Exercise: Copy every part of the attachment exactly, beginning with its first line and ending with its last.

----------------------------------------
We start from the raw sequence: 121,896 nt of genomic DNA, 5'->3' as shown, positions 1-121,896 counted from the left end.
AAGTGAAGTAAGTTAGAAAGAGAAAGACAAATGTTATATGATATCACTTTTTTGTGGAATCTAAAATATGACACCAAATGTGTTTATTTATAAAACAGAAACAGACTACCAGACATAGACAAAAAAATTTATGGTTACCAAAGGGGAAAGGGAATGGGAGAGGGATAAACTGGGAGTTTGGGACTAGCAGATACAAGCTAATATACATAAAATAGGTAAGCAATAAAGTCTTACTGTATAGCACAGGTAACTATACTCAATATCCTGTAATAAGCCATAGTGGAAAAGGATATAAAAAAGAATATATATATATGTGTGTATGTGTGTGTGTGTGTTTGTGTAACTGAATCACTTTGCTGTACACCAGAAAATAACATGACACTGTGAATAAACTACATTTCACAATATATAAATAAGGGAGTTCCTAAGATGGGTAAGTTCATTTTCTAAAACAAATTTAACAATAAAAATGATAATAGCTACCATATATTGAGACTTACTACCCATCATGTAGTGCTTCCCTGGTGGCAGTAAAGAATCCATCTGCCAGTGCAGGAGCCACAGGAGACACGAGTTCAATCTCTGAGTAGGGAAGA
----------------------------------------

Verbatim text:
We start from the raw sequence: 121,896 nt of genomic DNA, 5'->3' as shown, positions 1-121,896 counted from the left end.
AAGTGAAGTAAGTTAGAAAGAGAAAGACAAATGTTATATGATATCACTTTTTTGTGGAATCTAAAATATGACACCAAATGTGTTTATTTATAAAACAGAAACAGACTACCAGACATAGACAAAAAAATTTATGGTTACCAAAGGGGAAAGGGAATGGGAGAGGGATAAACTGGGAGTTTGGGACTAGCAGATACAAGCTAATATACATAAAATAGGTAAGCAATAAAGTCTTACTGTATAGCACAGGTAACTATACTCAATATCCTGTAATAAGCCATAGTGGAAAAGGATATAAAAAAGAATATATATATATGTGTGTATGTGTGTGTGTGTGTTTGTGTAACTGAATCACTTTGCTGTACACCAGAAAATAACATGACACTGTGAATAAACTACATTTCACAATATATAAATAAGGGAGTTCCTAAGATGGGTAAGTTCATTTTCTAAAACAAATTTAACAATAAAAATGATAATAGCTACCATATATTGAGACTTACTACCCATCATGTAGTGCTTCCCTGGTGGCAGTAAAGAATCCATCTGCCAGTGCAGGAGCCACAGGAGACACGAGTTCAATCTCTGAGTAGGGAAGA